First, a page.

- - Monday, June 16, 2014

Beijing seems to have mastered the salami tactics of the old Soviet Union’s leadership. The term was first used by Hungarian communist leader Matyas Rakosi and praised by Josef Stalin. Rakosi claimed the path to victory involved “cutting” off pieces of what one wanted “like slices of salami.” The Chinese leadership today also likes to describe this approach as a “cabbage strategy,” which is certainly on display in its quest for regional expansionism.

Salami slicing is a delicate art with each slice being small enough not to appear to inflict too much pain on the salami’s current owner. Thus, each slice has to be thin enough not to draw attention. Beijing’s latest act of salami slicing, its incursion into the Paracel Archipelago, which is claimed by Vietnam, has been masterful as it has attracted little worldwide interest while at the same time furthering China’s hegemonic ambitions and undermining U.S. influence in East Asia.

Under the 1982 U.N. Convention on the Law of the Sea, which China ratified in 1996, the Paracel Archipelago falls within Vietnam’s exclusive economic zone. Nonetheless, since 2008, China has been strongly asserting claims to the region, fueled at least in part by its growing need for energy. Despite China’s promises not to start energy exploration in the area, the China National Offshore Oil Corp. blatantly launched a $1 billion oil rig in early May, under the protection of its navy. This slice may have been thin enough for most of the world, but it resulted in violent protests in Vietnam. In the past few weeks, tens of thousands of Vietnamese have taken to the streets of Hanoi and Saigon to protest what they see as Beijing’s brazen violation of Vietnam’s sovereign territory. The Vietnamese reaction to China’s actions should surprise no one even vaguely familiar with Vietnam’s 2,000-year struggle to escape China’s shadow.

The Obama administration’s highly touted “pivot” to Asia was seen in the region as a U.S. attempt to re-establish influence in Southeast Asia to counter Beijing’s assertive intimidation of its neighbors. Yet, in response to China’s latest hegemonic acts, Secretary of State John F. Kerry simply made a statement and described China’s aggressive move as “provocative.” U.S. allies in the region think a much stronger reaction might have made a difference, but they fear Mr. Kerry’s words will encourage China to slice off additional pieces of the region’s salami. Beijing will not stop at one oil platform; it will slowly carve off island after island in the South China Sea until there is no reversing its claims.

Vietnam is not the only victim of Chinese bullying. “This unilateral action appears to be part of a broader pattern of Chinese behavior to advance its claims over disputed territory in a manner that undermines peace and stability in the region,” said State Department spokesperson Jen Psaki. This broader pattern includes: China’s infringement on the territorial interests of the Philippines at Scarborough Shoal in 2012 that resulted in China gaining de facto control over access to the shoal; China’s continued harassment and pressure on the Philippines to vacate the Second Thomas Shoal in the Spratly Islands; China’s sending Coast Guard ships to patrol and harass the Japanese-claimed Senkaku Islands; China’s declaration on Nov. 23 of an air-defense identification zone over the East China Sea that includes the Senkaku Islands; China’s diversion of the USS Cowpens in a high-seas game of chicken with its own ship on Dec. 5, 2013; and China’s enforcement of arbitrary and illegitimate fishing regulations against non-Chinese fishing boats in the international waters of the South China Sea. This is salami slicing, or cabbage strategy, at its best and follows the only rule of law that Beijing’s expansionist ambition understands: “Might is right.”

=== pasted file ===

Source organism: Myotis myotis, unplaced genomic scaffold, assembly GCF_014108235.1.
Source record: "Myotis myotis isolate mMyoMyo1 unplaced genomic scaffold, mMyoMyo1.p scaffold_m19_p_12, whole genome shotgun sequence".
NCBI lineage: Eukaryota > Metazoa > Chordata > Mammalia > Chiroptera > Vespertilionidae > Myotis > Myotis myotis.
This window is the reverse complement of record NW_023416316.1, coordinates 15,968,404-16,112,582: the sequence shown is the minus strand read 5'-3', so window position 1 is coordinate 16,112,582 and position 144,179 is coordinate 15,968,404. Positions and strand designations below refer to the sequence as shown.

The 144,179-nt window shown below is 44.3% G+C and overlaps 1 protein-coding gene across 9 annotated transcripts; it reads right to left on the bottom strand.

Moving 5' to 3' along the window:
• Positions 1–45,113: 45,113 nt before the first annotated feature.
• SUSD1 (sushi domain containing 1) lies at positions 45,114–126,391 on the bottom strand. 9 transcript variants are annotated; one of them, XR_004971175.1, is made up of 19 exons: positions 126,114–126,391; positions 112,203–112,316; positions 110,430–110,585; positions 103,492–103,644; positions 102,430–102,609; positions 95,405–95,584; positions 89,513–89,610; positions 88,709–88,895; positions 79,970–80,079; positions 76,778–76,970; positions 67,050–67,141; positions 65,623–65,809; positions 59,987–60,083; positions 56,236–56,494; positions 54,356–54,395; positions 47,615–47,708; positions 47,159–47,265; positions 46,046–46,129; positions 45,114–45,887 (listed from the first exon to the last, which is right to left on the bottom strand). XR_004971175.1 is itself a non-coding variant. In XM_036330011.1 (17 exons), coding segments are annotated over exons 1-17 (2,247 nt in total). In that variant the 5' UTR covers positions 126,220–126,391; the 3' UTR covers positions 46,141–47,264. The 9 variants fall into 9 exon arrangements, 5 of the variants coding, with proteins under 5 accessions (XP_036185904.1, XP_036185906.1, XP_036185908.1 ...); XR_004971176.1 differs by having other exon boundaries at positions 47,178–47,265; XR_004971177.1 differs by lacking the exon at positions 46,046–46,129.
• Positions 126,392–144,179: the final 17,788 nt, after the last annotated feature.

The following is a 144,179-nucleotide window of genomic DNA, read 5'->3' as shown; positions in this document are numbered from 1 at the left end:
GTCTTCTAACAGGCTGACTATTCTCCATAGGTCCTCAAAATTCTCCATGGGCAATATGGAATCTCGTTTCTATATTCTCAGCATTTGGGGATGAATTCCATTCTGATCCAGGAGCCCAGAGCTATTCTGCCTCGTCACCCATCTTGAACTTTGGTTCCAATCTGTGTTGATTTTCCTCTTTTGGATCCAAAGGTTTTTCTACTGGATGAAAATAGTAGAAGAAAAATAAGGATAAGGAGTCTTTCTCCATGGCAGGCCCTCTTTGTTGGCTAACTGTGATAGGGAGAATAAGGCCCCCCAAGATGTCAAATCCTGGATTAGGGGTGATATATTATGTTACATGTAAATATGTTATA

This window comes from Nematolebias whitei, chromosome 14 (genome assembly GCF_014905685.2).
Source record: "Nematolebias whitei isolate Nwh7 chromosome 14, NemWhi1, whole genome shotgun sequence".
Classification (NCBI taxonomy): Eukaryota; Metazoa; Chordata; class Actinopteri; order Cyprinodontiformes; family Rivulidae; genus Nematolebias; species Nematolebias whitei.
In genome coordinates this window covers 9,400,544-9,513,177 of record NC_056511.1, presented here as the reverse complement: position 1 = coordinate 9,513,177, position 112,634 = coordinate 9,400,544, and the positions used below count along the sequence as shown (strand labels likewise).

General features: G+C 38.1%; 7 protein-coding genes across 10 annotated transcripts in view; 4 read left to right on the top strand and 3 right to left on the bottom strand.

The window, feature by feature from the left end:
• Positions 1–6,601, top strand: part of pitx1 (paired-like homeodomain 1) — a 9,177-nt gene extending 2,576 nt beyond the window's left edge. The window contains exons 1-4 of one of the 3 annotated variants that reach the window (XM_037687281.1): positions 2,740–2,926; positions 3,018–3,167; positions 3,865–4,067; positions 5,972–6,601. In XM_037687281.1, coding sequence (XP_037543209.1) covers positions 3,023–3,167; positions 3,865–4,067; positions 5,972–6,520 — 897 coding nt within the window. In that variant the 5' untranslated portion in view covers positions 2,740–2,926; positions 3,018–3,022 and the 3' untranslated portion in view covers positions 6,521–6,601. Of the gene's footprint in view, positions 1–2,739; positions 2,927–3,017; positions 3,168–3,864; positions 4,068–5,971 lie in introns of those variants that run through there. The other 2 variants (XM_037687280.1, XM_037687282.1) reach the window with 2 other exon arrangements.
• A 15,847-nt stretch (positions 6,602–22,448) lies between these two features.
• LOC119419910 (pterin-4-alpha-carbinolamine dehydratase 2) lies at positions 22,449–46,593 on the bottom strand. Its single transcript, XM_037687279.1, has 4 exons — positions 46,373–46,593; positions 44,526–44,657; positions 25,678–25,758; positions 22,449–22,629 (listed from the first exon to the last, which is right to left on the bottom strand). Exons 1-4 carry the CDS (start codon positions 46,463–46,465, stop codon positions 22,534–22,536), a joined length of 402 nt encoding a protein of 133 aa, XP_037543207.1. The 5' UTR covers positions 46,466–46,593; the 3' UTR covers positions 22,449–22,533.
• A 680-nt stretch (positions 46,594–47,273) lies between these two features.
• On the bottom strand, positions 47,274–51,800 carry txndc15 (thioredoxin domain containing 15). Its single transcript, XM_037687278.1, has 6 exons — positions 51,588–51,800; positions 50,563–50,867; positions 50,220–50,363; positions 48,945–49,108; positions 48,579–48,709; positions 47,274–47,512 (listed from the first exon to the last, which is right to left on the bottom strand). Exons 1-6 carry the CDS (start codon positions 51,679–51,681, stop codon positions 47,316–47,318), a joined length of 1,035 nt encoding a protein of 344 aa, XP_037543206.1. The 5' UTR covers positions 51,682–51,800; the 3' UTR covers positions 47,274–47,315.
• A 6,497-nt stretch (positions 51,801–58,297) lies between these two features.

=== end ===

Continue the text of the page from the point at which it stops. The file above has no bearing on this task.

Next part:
What has the United States done in the face of Beijing’s piecemeal expansionism? Obama administration officials have at least begun hinting that the United States is “losing patience” with what China is up to, but nobody knows if the Obama administration will take the sort of steps that might deter China. More is at stake than just regional territorial disputes in the South China Sea. At issue is Chinese expansionism; in particular, China’s claim to a 200-nautical-mile exclusive economic zone imposed by the U.N. Convention on the Law of the Sea, which, if successfully asserted, will bar U.S. military exercises and missions within the zone. Thus, a rational and effective U.S. response must clearly identify U.S. interests; aim to diffuse tensions; establish protocols with the Chinese military to avoid accidental confrontations that could escalate; and build a united front with regional allies.

A U.S. failure to adopt appropriate policies now could allow the Chinese to continue slicing the salami until little is left, creating a truly serious security problem for Japan and the other Association of Southeast Asian Nations countries with whom we have security agreements. At that point, it may be too late for the United States to react to the events without a major confrontation that nobody wants.

Joseph Cao, a New Orleans lawyer, is a former Republican member of the House of Representatives from Louisiana.

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